Klinger, Ulrike
    et al.
    University of Zurich, Switzerland.
    Svensson, Jakob
    Malmö University, Faculty of Culture and Society (KS), School of Arts and Communication (K3). Malmö University, Faculty of Culture and Society (KS), Medea. Malmö University, Data Society.
    The End of Media Logics? On Algorithms and Agency2018In: New Media and Society, ISSN 1461-4448, E-ISSN 1461-7315, Vol. 20, no 12, p. 4653-4670Article in journal (Refereed)
    Abstract [en]

    We argue that algorithms are an outcome rather than a replacement of media logics, and ultimately, we advance this argument by connecting human agency to media logics. This theoretical contribution builds on the notion that technology, particularly algorithms are non-neutral, arguing for a stronger focus on the agency that goes into designing and programming them. We reflect on the limits of algorithmic agency and lay out the role of algorithms and agency for the dimensions and elements of network media logic. The article concludes with addressing questions of power, discussing algorithmic agency from both meso and macro perspectives.

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  • 40.
    Klinger, Ulrike
    et al.
    European University Viadrina, Frankfurt (Oder), Germany.
    Svensson, Jakob
    Malmö University, Faculty of Culture and Society (KS), School of Arts and Communication (K3). Malmö University, Data Society.
    The power of code: women and the making of the digital world2021In: Information, Communication and Society, ISSN 1369-118X, E-ISSN 1468-4462, Vol. 24, no 14, p. 2075-2090Article in journal (Refereed)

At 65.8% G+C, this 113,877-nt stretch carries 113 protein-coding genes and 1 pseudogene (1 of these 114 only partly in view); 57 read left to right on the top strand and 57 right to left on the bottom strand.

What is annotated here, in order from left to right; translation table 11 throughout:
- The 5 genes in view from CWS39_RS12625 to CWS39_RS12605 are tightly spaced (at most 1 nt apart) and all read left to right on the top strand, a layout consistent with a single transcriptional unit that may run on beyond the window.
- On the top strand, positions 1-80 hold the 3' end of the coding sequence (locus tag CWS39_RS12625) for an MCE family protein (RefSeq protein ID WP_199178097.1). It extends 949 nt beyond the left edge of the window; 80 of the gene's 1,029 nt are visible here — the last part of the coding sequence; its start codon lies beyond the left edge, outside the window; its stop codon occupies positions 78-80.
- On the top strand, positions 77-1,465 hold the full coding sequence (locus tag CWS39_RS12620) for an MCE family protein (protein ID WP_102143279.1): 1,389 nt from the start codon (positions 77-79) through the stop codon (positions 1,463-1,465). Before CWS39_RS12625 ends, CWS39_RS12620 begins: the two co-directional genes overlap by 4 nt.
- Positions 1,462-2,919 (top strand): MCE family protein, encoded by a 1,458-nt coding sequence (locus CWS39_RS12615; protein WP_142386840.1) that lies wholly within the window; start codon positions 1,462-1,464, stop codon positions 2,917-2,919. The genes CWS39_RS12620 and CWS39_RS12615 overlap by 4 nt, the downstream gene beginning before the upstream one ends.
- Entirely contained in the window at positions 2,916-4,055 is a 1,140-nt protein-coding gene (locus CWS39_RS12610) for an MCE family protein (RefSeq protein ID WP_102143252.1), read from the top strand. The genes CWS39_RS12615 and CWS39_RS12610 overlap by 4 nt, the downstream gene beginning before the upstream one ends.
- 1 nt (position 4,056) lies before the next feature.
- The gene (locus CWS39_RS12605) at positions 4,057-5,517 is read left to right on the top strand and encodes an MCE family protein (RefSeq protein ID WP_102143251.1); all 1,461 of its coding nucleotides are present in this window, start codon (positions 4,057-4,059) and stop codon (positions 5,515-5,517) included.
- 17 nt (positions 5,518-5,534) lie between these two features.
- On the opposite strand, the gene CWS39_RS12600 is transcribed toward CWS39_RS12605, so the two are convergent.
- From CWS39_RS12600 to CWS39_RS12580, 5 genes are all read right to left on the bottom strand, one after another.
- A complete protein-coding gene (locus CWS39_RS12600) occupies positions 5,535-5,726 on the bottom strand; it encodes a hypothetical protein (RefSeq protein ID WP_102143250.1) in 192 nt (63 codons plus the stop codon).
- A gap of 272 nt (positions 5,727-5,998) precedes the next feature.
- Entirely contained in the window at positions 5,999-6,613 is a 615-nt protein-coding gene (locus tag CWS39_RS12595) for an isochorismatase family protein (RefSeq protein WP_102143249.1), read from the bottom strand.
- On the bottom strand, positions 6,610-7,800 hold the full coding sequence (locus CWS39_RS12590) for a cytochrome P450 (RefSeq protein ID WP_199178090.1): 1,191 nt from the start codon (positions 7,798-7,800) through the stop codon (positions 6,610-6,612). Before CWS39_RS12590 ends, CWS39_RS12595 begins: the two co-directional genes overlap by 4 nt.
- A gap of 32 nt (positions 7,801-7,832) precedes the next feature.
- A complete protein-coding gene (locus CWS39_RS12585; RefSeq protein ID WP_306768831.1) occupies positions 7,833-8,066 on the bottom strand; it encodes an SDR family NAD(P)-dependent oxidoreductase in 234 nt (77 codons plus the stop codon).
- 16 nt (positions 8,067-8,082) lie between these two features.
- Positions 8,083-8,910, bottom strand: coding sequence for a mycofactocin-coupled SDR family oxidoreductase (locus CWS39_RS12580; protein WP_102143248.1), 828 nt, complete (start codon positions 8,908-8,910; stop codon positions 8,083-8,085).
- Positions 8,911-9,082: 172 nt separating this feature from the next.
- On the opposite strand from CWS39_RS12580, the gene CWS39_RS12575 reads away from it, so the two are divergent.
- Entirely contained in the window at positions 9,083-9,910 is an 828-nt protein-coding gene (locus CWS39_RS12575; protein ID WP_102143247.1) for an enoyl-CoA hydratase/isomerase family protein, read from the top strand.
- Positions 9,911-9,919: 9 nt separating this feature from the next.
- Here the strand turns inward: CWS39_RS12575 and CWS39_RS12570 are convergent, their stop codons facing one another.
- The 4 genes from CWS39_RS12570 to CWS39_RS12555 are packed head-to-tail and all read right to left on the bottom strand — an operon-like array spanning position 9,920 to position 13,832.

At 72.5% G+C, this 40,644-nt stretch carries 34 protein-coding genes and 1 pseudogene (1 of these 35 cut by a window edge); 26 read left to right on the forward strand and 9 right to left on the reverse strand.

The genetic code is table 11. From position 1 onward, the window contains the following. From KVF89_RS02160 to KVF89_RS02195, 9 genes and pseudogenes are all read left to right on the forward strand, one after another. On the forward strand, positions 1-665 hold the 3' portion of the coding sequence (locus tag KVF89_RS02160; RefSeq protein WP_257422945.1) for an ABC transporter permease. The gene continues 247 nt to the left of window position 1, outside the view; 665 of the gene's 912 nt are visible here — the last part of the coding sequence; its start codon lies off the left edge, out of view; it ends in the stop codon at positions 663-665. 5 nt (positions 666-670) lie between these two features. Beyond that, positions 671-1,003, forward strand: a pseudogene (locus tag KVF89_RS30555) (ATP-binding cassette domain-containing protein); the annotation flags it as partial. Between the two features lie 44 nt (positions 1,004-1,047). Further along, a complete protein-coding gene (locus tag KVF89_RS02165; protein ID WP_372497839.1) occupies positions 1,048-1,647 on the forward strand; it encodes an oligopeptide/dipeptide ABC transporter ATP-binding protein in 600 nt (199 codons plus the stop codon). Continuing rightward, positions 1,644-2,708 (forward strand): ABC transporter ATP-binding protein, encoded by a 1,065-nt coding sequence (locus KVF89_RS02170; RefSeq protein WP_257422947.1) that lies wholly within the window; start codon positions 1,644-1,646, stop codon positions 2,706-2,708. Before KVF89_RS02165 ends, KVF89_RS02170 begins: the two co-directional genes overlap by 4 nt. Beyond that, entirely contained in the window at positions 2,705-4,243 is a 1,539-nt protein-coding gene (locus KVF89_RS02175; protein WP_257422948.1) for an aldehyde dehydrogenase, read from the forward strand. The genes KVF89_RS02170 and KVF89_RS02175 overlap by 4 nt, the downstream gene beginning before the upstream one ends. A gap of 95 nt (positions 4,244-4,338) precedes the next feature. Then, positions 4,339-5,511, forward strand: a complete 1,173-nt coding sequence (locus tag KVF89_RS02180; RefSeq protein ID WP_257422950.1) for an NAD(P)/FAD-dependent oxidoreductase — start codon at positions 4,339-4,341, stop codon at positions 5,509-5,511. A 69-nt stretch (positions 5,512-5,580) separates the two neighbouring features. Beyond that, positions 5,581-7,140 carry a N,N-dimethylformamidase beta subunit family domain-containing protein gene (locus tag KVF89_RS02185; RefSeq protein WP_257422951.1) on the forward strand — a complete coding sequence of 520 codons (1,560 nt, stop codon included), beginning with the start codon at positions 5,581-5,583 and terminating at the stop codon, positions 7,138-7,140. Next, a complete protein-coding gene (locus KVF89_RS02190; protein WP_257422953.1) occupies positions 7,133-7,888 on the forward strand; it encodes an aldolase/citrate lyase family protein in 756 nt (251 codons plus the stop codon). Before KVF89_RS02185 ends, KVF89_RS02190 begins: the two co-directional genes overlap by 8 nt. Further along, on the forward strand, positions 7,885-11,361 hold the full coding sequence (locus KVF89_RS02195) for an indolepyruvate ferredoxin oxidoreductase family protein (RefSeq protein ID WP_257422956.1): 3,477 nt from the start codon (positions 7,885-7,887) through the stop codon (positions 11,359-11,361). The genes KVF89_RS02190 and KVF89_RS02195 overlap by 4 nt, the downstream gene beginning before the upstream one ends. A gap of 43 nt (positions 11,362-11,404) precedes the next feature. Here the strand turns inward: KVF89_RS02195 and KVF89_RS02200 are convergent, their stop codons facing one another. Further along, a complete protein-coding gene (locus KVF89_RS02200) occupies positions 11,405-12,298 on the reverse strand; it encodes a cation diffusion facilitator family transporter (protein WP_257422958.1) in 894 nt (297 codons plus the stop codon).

Abstract [en]

    Most research on gender and digital communication centers on how women use digital media, how they participate online, or how they are treated in online forums and social media. This article, in contrast, approaches gender from a behind the screen perspective. How algorithms and platforms are created, designed, and maintained, the affordances they provide for users and how they govern the ways users communicate with each other, has a major impact on digital communication. However, it is mostly men who create these technologies. Our study approaches technologies as socio-cultural, departing from the concept of network media logic. Empirically, it is based on (1) the review of a diverse body of literature from the history of programming, professional sociology, and computer science and documents such as the diversity reports from tech giants, as well as on (2) 64 semi-structured expert interviews conducted with male and female programmers in seven countries over a time-period of four years. Results show that the gender gap continues to run deep. We report results in four dimensions: professional culture, pervasive stereotypes, lack of role models and typical career paths.